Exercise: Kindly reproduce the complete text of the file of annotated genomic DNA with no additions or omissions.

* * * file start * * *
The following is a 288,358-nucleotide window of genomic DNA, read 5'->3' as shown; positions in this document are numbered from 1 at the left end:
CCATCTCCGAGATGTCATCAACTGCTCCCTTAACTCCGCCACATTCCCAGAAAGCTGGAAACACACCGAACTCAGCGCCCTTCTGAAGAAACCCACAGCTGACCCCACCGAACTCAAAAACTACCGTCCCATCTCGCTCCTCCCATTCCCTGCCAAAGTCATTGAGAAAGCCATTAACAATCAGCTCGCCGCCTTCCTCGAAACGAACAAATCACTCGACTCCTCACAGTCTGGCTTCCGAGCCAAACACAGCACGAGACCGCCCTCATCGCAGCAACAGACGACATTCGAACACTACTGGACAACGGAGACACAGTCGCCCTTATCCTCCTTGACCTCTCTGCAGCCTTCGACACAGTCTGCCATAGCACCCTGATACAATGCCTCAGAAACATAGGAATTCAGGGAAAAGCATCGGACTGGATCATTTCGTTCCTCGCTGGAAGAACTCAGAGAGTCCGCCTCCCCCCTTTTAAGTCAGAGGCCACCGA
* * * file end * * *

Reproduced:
The following is a 288,358-nucleotide window of genomic DNA, read 5'->3' as shown; positions in this document are numbered from 1 at the left end:
CCATCTCCGAGATGTCATCAACTGCTCCCTTAACTCCGCCACATTCCCAGAAAGCTGGAAACACACCGAACTCAGCGCCCTTCTGAAGAAACCCACAGCTGACCCCACCGAACTCAAAAACTACCGTCCCATCTCGCTCCTCCCATTCCCTGCCAAAGTCATTGAGAAAGCCATTAACAATCAGCTCGCCGCCTTCCTCGAAACGAACAAATCACTCGACTCCTCACAGTCTGGCTTCCGAGCCAAACACAGCACGAGACCGCCCTCATCGCAGCAACAGACGACATTCGAACACTACTGGACAACGGAGACACAGTCGCCCTTATCCTCCTTGACCTCTCTGCAGCCTTCGACACAGTCTGCCATAGCACCCTGATACAATGCCTCAGAAACATAGGAATTCAGGGAAAAGCATCGGACTGGATCATTTCGTTCCTCGCTGGAAGAACTCAGAGAGTCCGCCTCCCCCCTTTTAAGTCAGAGGCCACCGA